Aggie's World, domestic service in the 1920s
My aunt, Barbara McIvor, around 1930These are photographs of my aunts, Barbara Jean McIvor c 1928
and Jean, as young domestic servants in the late 1920s. 

What was life like for domestic servants in the early 20th century?  Long before I thought about
writing To Dance at the Palais Royale, I interviewed my family members for a university course. I talked
to my three aunts, Jean, Barbara and Janet, who had come to Canada alone as teenage domestic servants from Scotland in the late 1920s, and to my mother, Isabel, who was later forced to drop out of school in Canada at the age of 13 to become a domestic servant.

Eventually, I used what I learned to help create Aggie's World in To Dance at the Palais Royale.

 This is what they told me. Domestic servants worked long hours. Most lived in the houses where they worked, so they were very dependent on their employers. If one of these young women displeased her employers and lost her job, she also lost her place to live. If she was dismissed without a reference, her chances of finding another job as a servant were slim. The skills that were useful in domestic service didn't transfer well to other kinds of jobs, so it was vitally important to stay on good terms with employers.

In To Dance at the Palais Royale, Aggie is accused of stealing and faces dismissal. This actually happened to my mother. Fortunately, she was still living with her parents. When the mistake was discovered, the employers wanted my mother to come back to work for them, but she refused.

The girls who worked as domestics rose early, before the people they took care of, and didn't finish working until the last meal of the day had been served and the dishes were washed.
They were given two half days off every week, usually Thursday afternoon and Sunday afternoon. On these days, they might get together with friends or relatives who were also domestic servants and see a movie or go to a park.  Some of the churches in Toronto offered free afternoon tea to domestics on Sundays, perhaps in recognition of the small salaries these girls were paid. My aunts made $25 a month and sent $20 home to their mother in Scotland every month, so, on their days off, they tried to spend as little money as possible. Instead of buying a meal, they would buy a bunch of bananas for five cents.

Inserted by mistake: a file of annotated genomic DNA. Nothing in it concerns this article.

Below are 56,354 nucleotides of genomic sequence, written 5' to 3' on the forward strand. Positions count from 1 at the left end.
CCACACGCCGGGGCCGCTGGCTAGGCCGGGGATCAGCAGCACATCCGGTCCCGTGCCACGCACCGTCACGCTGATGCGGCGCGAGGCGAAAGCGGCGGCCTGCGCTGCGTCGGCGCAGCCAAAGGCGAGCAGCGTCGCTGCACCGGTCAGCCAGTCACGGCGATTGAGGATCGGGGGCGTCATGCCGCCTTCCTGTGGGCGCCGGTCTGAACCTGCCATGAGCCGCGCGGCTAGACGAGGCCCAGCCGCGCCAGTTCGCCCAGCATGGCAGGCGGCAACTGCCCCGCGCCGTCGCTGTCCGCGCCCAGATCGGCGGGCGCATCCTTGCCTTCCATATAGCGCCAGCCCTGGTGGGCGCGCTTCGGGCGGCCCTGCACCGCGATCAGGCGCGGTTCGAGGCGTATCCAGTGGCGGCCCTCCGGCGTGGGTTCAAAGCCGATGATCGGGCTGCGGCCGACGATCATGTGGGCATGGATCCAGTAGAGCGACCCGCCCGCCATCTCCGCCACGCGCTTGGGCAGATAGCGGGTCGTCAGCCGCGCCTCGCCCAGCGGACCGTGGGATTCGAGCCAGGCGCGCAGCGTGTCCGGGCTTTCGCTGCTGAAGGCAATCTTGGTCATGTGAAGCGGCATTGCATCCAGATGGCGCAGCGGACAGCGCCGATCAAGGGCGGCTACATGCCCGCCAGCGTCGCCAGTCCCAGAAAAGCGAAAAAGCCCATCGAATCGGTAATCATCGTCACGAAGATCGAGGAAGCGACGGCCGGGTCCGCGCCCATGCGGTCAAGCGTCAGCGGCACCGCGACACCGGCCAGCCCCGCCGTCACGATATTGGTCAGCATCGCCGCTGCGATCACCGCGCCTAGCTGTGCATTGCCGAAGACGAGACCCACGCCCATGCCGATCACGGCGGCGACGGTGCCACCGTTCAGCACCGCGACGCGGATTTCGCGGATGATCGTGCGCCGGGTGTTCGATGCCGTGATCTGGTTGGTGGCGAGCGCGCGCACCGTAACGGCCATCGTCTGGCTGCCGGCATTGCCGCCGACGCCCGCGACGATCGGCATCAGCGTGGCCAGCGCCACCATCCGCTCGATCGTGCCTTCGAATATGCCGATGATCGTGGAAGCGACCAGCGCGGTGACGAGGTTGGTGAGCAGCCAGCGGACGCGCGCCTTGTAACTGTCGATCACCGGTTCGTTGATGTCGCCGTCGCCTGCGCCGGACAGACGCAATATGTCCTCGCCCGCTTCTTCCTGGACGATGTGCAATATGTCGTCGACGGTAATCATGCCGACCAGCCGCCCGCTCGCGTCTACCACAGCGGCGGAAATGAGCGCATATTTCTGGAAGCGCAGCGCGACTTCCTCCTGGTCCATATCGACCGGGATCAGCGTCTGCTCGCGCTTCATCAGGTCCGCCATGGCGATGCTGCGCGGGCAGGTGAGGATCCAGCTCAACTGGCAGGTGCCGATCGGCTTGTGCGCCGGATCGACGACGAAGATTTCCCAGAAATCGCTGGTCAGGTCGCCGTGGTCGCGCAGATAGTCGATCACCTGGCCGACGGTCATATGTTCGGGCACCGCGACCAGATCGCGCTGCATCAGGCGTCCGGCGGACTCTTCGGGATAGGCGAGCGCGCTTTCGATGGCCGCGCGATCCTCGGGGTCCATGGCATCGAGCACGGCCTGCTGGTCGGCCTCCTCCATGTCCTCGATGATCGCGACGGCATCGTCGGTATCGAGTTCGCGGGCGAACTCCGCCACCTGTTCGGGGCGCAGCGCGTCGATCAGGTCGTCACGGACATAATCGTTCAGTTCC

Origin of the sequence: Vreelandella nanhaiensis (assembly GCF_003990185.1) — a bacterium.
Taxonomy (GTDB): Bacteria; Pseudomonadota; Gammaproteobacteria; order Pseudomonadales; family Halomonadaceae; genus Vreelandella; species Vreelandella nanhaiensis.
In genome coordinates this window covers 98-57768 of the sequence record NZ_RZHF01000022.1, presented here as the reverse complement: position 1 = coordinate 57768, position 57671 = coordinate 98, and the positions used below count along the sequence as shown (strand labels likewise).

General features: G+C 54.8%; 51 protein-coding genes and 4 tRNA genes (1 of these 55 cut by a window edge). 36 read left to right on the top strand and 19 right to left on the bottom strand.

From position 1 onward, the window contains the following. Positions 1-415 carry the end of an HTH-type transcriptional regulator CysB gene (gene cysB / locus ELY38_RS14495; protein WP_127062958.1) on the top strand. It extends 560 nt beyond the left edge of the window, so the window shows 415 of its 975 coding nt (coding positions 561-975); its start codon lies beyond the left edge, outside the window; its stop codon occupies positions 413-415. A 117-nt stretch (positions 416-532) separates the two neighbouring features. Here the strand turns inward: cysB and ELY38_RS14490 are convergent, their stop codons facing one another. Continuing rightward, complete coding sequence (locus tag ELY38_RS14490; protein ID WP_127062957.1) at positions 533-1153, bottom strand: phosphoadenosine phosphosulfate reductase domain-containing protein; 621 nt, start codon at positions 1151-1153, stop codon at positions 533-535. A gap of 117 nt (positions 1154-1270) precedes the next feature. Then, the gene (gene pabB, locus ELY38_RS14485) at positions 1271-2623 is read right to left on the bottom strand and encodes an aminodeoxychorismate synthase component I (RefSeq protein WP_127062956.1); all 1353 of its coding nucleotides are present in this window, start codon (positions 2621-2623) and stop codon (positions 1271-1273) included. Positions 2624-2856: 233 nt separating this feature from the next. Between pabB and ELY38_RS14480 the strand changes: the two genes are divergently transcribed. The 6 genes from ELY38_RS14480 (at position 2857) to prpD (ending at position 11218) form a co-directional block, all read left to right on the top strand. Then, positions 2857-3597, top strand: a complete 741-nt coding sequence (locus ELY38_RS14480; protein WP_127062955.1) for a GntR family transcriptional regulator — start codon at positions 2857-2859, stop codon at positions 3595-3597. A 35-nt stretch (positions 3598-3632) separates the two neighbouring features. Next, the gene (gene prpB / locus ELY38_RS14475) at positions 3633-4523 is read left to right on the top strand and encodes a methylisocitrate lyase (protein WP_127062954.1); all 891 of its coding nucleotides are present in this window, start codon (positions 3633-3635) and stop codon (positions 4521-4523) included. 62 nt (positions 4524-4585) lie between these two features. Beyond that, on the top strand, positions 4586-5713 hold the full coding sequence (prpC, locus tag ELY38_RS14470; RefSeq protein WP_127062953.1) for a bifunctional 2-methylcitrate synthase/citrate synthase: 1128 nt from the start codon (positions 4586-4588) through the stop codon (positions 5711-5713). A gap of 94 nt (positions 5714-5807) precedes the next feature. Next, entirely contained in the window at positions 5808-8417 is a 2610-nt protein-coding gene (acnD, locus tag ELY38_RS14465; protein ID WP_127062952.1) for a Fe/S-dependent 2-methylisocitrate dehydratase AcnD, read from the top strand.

In the early 1900's, housework involved hard physical labour.  Some houses had new inventions that made life easier--electric vacuum cleaners or mechanical carpet sweepers, refrigerators and washing machines for example. But in other houses, the carpets were still beaten outside a few times a year, and an icebox kept food fresh with a large block of ice delivered by an iceman every week or so. Clothing might be washed in a washtub with a washboard. Even an electric washing machine had a wringer on top, a set of rollers that squeezed the water out of clothes when they were pushed though. Laundry was still dried on clothes lines; it had to be put out and taken in. Housework was time-consuming and exhausting, so anyone with extra money would employ a domestic servant. People who had servants weren't always wealthy.  My aunt Janet first worked in the house of a lawyer, and the woman she worked for did all the cooking.

Ideas about cleanliness were very exacting, and a servant could spend hours every week washing clothes, ironing and starching them, washing and polishing floors, beating rugs, dusting and polishing furniture, washing dishes, polishing silver, polishing shoes--the list of household chores was almost endless. In addition, twice a year, in the spring and before Christmas, many houses were given a complete cleaning.

For all this work, a domestic servant might be paid $25 a month, as my aunts were, plus room and board (a place to sleep and food to eat). Only girls from the poorest families works as domestic servants. British girls were brought to Canada to do this work because Canadian girls were too independent, preferring to work in factories. Shop girls, who worked in stores, were usually from families with slightly more money. Employment was only for single girls. Women were expected to stop working when they married and most companies and families would not hire married women. 

To Learn More

Icebox Memories everything about the icebox, the iceman and the commercial ice harvest.

The History of Irons will tell you about that appliance and how it changed. Nice graphics when you click on the links. (This page had ads.)

The History Channel has some great pages about household appliances. To find out about what followed the icebox, visit the History of the Refrigerator Page.

At the bottom of the page are links to the history of the vacuum cleaner, and the history of the washing machine.  The upright vacuum cleaners on the vacuum cleaner page are very much like one that Aggie would have used.

If you're wondering about carpet beaters, VacHunter's Beaters page explains how they were used with pictures.

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